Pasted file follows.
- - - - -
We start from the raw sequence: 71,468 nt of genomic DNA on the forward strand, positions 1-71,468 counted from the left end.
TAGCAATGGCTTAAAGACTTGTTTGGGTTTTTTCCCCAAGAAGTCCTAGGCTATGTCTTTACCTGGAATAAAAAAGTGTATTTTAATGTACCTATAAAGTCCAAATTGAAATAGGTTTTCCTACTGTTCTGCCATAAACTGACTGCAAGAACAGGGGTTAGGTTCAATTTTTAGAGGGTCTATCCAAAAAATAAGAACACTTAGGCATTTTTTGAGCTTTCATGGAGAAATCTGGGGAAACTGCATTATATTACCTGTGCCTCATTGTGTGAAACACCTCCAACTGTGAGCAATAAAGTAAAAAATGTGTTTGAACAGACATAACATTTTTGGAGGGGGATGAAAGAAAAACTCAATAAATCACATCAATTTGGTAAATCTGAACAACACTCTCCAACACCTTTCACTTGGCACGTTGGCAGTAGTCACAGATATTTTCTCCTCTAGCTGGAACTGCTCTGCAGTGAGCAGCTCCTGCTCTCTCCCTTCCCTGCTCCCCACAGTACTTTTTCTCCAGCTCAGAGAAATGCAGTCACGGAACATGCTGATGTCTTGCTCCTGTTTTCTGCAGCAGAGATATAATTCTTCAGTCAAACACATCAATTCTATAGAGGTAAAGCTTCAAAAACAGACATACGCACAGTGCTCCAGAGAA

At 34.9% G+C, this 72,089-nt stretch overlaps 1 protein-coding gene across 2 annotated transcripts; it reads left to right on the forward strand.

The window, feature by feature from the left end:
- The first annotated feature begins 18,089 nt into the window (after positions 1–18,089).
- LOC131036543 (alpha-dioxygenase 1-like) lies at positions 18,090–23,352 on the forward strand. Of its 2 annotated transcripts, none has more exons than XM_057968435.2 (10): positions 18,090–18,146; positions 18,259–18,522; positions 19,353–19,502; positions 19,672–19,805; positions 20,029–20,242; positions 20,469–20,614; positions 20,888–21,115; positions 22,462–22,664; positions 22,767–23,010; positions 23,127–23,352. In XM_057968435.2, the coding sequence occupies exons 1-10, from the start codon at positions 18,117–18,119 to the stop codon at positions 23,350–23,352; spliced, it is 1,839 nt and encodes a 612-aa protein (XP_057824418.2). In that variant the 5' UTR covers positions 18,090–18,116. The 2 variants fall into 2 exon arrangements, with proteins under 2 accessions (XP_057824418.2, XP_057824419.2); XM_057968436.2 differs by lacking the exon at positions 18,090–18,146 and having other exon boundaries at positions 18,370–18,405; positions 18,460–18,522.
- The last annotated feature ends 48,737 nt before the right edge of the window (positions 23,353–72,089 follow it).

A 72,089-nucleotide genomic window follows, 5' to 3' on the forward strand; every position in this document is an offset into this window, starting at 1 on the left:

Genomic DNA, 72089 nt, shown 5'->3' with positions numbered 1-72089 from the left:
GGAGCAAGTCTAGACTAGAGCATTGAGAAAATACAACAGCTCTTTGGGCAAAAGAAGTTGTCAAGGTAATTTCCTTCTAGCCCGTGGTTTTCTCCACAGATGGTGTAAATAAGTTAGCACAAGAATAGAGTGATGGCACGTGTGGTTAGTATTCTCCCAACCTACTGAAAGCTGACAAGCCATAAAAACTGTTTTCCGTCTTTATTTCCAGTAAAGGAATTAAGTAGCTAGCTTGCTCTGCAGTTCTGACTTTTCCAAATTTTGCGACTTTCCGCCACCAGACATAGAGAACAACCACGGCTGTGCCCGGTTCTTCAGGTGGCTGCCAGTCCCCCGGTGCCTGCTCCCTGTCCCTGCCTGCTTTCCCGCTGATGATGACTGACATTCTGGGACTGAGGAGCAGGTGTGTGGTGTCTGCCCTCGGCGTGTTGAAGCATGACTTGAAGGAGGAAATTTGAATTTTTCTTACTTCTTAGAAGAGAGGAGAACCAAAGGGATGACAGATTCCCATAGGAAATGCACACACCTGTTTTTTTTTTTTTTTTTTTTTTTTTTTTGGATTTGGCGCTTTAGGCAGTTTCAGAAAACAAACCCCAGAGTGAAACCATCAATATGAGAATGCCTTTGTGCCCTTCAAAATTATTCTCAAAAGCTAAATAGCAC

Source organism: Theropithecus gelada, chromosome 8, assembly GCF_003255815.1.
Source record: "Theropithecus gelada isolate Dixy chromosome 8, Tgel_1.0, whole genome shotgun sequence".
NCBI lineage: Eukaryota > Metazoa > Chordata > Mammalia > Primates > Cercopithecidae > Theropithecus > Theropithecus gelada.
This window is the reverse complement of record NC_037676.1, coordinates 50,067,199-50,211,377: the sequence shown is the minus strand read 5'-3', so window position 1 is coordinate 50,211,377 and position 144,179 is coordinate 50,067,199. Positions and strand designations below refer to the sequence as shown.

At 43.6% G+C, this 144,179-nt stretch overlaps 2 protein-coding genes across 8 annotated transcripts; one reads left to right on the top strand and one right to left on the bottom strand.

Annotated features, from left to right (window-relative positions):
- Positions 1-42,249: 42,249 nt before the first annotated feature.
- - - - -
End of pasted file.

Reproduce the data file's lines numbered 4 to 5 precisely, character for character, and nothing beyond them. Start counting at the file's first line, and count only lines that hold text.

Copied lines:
The window, feature by feature from the left end:
- The first annotated feature begins 18,089 nt into the window (after positions 1–18,089).